The legacy of a Chicago medievalist lives on in his doodles.
What do they all mean, those devious dwarves, pot-bellied heads, and handstanding figures that intrude on the margins of Michael Camille’s conference program?
An art historian who taught at Chicago from 1985 to 2002, Camille made a career exploring the marginal art of the Middle Ages. His seminal book, Image on the Edge (Reaktion Books, 1992), argued that marginal drawings in medieval manuscripts both illustrated and commented on the adjacent text and could parody or complicate its authority “while never totally undermining it.”
In 1994 Camille attended a conference on the medieval margins at the University of Oregon. Above his doodles in the conference program (above), he inscribed the words “complicity and resistance,” perhaps suggesting his dual role as speaker and observer. His figures grimace and grin maniacally; they are playful and serious; they point authoritatively at names and credentials and amble away from them.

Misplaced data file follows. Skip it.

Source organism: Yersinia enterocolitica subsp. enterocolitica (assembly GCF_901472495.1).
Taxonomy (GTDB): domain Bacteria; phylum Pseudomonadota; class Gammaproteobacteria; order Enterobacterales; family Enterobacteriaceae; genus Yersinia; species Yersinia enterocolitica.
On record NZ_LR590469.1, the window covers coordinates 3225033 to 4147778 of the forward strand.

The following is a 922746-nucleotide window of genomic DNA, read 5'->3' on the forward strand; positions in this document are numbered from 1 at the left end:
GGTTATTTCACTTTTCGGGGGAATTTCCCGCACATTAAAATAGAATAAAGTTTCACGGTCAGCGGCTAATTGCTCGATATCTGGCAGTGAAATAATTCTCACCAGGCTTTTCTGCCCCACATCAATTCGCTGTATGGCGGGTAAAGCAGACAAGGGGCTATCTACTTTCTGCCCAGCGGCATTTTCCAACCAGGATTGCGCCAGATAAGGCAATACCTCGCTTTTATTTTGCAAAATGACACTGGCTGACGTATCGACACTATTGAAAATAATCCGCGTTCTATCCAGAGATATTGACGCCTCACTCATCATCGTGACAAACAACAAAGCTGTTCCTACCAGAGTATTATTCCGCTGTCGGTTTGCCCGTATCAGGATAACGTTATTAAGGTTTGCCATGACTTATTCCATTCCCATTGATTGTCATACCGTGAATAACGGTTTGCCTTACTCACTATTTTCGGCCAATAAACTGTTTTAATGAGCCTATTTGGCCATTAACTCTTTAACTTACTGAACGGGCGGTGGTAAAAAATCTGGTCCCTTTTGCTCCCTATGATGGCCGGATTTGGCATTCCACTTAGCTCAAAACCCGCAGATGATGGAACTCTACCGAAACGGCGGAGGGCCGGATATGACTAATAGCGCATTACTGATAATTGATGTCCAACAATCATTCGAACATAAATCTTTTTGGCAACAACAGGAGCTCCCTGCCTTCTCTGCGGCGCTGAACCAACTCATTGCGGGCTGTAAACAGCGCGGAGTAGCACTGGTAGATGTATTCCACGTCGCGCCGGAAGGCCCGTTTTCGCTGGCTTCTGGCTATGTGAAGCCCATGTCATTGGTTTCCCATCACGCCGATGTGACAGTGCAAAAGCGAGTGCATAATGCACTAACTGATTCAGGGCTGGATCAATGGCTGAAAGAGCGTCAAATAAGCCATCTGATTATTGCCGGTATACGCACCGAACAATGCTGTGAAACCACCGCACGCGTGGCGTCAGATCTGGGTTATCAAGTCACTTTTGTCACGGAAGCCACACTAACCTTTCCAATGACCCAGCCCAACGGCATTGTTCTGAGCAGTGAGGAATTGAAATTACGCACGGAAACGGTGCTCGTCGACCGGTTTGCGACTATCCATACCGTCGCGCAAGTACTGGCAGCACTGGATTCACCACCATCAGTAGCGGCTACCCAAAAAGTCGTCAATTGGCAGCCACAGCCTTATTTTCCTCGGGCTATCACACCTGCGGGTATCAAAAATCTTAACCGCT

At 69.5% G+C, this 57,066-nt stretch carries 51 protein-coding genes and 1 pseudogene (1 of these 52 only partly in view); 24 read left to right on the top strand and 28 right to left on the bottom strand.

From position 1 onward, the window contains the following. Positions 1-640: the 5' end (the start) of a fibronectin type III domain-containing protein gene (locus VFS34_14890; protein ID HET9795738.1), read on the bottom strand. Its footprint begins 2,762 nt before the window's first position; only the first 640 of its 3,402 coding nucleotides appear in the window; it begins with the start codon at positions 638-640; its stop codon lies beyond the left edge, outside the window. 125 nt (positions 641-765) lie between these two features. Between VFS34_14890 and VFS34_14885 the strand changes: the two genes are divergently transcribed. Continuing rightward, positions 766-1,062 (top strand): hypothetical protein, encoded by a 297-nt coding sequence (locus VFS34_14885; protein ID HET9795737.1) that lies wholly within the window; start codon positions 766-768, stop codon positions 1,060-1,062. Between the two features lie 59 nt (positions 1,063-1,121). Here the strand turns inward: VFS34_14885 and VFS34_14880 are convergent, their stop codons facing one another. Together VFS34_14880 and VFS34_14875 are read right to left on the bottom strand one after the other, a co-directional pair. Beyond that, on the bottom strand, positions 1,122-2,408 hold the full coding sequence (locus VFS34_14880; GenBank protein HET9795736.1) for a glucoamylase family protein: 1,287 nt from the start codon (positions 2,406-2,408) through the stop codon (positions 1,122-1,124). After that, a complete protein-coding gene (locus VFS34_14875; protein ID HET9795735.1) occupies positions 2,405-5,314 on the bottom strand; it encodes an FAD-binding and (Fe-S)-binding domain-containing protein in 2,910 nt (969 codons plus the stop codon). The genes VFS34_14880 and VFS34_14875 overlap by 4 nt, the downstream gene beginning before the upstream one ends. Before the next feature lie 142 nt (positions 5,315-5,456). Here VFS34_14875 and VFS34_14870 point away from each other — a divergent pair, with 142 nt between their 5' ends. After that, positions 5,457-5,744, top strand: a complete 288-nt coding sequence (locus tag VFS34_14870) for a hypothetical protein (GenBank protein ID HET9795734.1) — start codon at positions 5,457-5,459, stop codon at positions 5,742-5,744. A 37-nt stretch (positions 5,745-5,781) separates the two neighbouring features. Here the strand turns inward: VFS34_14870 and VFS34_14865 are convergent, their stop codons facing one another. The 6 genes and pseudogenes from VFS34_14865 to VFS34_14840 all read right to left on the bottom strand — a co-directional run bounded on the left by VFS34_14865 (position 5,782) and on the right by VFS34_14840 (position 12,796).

Eight years later, Camille died of a brain tumor at age 44, but his scholarship remains influential. To celebrate the 20th anniversary of Image on the Edge, Kelli Wood, AM’10, a PhD candidate in art history, curated an exhibit pairing medieval manuscripts from the Special Collections Research Center with photos of scenes from the margins of campus life. The show, On the Edge: The Medieval Margins and the Margins of Academic Life, runs through August 10 and includes items from Camille’s papers in the University archives.